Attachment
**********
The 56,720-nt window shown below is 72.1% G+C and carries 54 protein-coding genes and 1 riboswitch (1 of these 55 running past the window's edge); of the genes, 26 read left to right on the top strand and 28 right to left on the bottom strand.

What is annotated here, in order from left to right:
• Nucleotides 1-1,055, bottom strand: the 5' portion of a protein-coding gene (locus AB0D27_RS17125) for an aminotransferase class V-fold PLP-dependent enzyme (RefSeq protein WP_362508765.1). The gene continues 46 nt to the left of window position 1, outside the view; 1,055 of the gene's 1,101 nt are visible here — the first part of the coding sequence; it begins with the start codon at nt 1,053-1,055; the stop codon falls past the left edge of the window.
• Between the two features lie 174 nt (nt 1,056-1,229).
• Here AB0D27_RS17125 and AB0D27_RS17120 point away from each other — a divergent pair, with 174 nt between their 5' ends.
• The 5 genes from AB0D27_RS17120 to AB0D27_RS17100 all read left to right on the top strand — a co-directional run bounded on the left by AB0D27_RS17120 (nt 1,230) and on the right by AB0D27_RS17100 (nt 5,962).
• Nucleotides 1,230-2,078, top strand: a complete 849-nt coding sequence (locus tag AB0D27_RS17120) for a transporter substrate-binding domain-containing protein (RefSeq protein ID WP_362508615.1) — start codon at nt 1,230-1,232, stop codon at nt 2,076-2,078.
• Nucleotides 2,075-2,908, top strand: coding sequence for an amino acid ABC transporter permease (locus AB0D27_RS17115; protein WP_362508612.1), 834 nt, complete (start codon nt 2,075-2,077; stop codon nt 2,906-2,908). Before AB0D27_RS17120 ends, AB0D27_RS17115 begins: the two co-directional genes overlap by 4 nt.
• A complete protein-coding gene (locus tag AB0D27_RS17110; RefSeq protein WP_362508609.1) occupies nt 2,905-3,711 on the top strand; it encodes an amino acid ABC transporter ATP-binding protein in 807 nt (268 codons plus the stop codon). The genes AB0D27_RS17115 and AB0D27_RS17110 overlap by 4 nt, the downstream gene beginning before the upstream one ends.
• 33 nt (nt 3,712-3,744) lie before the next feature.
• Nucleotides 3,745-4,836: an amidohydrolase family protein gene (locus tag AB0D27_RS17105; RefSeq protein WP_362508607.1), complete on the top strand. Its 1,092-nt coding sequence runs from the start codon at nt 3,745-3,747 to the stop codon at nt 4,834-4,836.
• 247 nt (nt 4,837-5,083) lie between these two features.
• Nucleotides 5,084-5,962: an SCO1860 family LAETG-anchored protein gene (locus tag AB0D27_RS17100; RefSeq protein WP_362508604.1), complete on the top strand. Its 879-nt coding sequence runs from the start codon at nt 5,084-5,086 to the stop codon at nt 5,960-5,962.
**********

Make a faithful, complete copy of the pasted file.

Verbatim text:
The 56,720-nt window shown below is 72.1% G+C and carries 54 protein-coding genes and 1 riboswitch (1 of these 55 running past the window's edge); of the genes, 26 read left to right on the top strand and 28 right to left on the bottom strand.

What is annotated here, in order from left to right:
• Nucleotides 1-1,055, bottom strand: the 5' portion of a protein-coding gene (locus AB0D27_RS17125) for an aminotransferase class V-fold PLP-dependent enzyme (RefSeq protein WP_362508765.1). The gene continues 46 nt to the left of window position 1, outside the view; 1,055 of the gene's 1,101 nt are visible here — the first part of the coding sequence; it begins with the start codon at nt 1,053-1,055; the stop codon falls past the left edge of the window.
• Between the two features lie 174 nt (nt 1,056-1,229).
• Here AB0D27_RS17125 and AB0D27_RS17120 point away from each other — a divergent pair, with 174 nt between their 5' ends.
• The 5 genes from AB0D27_RS17120 to AB0D27_RS17100 all read left to right on the top strand — a co-directional run bounded on the left by AB0D27_RS17120 (nt 1,230) and on the right by AB0D27_RS17100 (nt 5,962).
• Nucleotides 1,230-2,078, top strand: a complete 849-nt coding sequence (locus tag AB0D27_RS17120) for a transporter substrate-binding domain-containing protein (RefSeq protein ID WP_362508615.1) — start codon at nt 1,230-1,232, stop codon at nt 2,076-2,078.
• Nucleotides 2,075-2,908, top strand: coding sequence for an amino acid ABC transporter permease (locus AB0D27_RS17115; protein WP_362508612.1), 834 nt, complete (start codon nt 2,075-2,077; stop codon nt 2,906-2,908). Before AB0D27_RS17120 ends, AB0D27_RS17115 begins: the two co-directional genes overlap by 4 nt.
• A complete protein-coding gene (locus tag AB0D27_RS17110; RefSeq protein WP_362508609.1) occupies nt 2,905-3,711 on the top strand; it encodes an amino acid ABC transporter ATP-binding protein in 807 nt (268 codons plus the stop codon). The genes AB0D27_RS17115 and AB0D27_RS17110 overlap by 4 nt, the downstream gene beginning before the upstream one ends.
• 33 nt (nt 3,712-3,744) lie before the next feature.
• Nucleotides 3,745-4,836: an amidohydrolase family protein gene (locus tag AB0D27_RS17105; RefSeq protein WP_362508607.1), complete on the top strand. Its 1,092-nt coding sequence runs from the start codon at nt 3,745-3,747 to the stop codon at nt 4,834-4,836.
• 247 nt (nt 4,837-5,083) lie between these two features.
• Nucleotides 5,084-5,962: an SCO1860 family LAETG-anchored protein gene (locus tag AB0D27_RS17100; RefSeq protein WP_362508604.1), complete on the top strand. Its 879-nt coding sequence runs from the start codon at nt 5,084-5,086 to the stop codon at nt 5,960-5,962.